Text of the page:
way in the Post Office where a national strike is looking very likely
following management’s unilateral imposition of a 2.9% wage rise - something
that the workers are very unhappy with - it’s been suggested that in line
with the PO manager’s long term plans this is an attempt to further
demoralise post workers so that they leave, cutting the wages bill, and
making the company appear a better bet for investors with further
privatisation lined up over the coming years.
The nationwide lecturers boycott of exams continues and is now really
starting to bite with exams being called off around the country. The union
is still refusing to endorse a strike though, despite the clear need for
decisive measures to be taken immediately: and is only arguing for a slight
escalation via management boycotts and other partial steps.
Bus drivers in Wiltshire and Dorset are going be holding a number of 24 and
48 hour strikes next month over a derisory pay off. The surprising news is
that for once the company involved isn’t First.
Some bad news now - a CBI report has found that absenteeism is now at its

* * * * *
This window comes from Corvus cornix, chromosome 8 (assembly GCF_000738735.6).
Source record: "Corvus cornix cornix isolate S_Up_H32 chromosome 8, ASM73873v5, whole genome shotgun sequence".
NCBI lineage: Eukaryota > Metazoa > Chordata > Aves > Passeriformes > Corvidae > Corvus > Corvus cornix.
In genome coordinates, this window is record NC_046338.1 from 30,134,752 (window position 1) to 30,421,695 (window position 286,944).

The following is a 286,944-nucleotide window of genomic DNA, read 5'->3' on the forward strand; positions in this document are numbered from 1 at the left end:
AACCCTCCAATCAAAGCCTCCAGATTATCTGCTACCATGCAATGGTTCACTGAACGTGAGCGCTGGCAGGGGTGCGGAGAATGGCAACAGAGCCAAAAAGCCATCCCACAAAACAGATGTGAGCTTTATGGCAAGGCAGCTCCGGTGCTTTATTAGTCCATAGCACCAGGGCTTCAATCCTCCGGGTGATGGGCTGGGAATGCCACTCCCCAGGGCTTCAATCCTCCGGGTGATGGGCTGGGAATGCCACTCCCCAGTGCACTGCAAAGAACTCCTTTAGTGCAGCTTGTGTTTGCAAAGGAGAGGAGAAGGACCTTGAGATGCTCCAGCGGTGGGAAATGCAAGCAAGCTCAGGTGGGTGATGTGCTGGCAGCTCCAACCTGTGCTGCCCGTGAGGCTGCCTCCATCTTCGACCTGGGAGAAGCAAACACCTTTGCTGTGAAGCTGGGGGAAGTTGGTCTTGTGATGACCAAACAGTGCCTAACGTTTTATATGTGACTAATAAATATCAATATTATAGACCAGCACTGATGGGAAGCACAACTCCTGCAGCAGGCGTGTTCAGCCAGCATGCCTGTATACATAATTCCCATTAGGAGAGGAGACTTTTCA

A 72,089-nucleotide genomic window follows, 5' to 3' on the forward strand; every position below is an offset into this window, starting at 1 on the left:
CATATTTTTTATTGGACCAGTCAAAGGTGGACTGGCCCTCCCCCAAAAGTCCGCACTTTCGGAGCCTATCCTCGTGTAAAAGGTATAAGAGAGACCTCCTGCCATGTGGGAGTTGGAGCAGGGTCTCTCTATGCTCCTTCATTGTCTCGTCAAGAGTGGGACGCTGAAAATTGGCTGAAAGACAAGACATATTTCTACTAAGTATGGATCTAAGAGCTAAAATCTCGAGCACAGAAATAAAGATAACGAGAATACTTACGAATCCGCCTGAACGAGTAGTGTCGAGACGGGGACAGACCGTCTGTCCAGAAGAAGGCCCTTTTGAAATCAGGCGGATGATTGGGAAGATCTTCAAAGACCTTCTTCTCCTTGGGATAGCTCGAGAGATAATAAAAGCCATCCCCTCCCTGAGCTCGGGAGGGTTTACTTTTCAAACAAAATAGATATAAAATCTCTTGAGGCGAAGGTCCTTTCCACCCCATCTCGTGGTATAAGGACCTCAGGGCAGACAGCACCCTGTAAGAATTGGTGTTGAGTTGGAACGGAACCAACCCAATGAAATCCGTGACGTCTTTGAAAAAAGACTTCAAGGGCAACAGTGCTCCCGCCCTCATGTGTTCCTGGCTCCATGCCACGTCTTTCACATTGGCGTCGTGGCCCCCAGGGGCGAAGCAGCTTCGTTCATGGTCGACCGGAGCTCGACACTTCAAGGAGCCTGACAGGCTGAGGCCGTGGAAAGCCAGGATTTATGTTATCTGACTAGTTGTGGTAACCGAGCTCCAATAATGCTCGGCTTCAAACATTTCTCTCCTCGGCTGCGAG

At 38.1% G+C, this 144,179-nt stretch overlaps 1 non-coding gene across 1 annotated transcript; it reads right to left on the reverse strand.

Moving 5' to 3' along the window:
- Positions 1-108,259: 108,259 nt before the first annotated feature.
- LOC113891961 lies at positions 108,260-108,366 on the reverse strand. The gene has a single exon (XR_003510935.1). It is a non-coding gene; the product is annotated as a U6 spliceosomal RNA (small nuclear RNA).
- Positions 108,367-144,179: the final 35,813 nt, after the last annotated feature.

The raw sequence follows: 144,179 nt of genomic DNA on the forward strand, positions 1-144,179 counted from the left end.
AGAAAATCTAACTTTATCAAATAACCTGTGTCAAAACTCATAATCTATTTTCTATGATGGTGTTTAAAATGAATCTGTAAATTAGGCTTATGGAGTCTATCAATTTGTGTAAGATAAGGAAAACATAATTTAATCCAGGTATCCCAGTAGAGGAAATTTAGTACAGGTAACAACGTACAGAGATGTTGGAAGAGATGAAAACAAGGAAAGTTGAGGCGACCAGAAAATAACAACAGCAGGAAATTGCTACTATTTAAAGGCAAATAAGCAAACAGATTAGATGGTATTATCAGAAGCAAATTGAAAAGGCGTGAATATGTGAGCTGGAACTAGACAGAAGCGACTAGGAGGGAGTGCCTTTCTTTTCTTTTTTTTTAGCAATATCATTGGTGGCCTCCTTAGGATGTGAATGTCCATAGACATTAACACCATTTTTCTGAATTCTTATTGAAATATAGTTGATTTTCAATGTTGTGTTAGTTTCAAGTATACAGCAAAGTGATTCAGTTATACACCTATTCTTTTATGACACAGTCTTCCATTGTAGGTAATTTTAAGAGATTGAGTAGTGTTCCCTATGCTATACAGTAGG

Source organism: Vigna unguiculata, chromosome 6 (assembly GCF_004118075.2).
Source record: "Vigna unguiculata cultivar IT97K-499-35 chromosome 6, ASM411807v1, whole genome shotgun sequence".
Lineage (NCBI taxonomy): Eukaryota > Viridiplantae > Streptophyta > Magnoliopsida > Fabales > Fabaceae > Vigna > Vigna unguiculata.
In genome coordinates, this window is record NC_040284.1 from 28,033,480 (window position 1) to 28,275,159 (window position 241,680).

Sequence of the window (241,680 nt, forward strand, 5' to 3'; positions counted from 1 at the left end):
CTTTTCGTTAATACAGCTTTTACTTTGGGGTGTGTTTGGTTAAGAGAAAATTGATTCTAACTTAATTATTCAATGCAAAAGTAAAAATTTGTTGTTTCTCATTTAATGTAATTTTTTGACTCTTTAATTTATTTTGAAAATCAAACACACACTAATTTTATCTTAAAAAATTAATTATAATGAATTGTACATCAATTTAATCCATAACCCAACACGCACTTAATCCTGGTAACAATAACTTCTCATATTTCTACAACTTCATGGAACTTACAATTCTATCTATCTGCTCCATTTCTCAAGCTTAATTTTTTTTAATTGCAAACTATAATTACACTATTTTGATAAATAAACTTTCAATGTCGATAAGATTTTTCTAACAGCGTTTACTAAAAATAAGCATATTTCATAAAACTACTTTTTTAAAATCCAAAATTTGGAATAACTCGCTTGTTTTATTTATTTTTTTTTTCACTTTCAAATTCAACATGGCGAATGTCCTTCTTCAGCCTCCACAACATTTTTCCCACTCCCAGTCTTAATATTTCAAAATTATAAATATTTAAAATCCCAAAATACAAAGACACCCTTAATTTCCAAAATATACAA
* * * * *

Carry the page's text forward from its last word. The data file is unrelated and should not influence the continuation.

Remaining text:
lowest point for 10 years, and that only 17% of days lost are believed to be
fraudulent. With the World Cup fast approaching surely with a bit of effort
we can improve on the 160 million days lost last year - pull your fingers
We bet the CBI didn’t bother to publicise another report that was published
last month, which discovered that leading company bosses enjoyed an average
pay package of £3.3 million a year - meanwhile, the average pay is £22,900.
The class war is over is it Tony?
HIGHER EDUCATION DISPUTE
For some time the university academic staff unions, the AUT and NATFHE, have
been instructing their teaching members’ not to set exams or mark their
students’ work, to pressure employers in the current pay dispute. Already
some university vice chancellors are threatening to deduct wages.
Lecturers and research staff were promised higher wages as a result of the
new tuition fees which will be charged from September, a promise that the
universities had no intention of keeping. Wages have dropped in value by 40%
compared with other public sector increases since the 1980s, whilst those of
vice chancellors have risen by an average 25%.
Due to the action many students will end the academic year without having
gained enough marks to progress, and if they are in their final year they
will not graduate properly. So is this action justified? Many staff as well
as students don’t think so, and see it as dividing their essentially common
University academic staff are taking the most traditionally effective form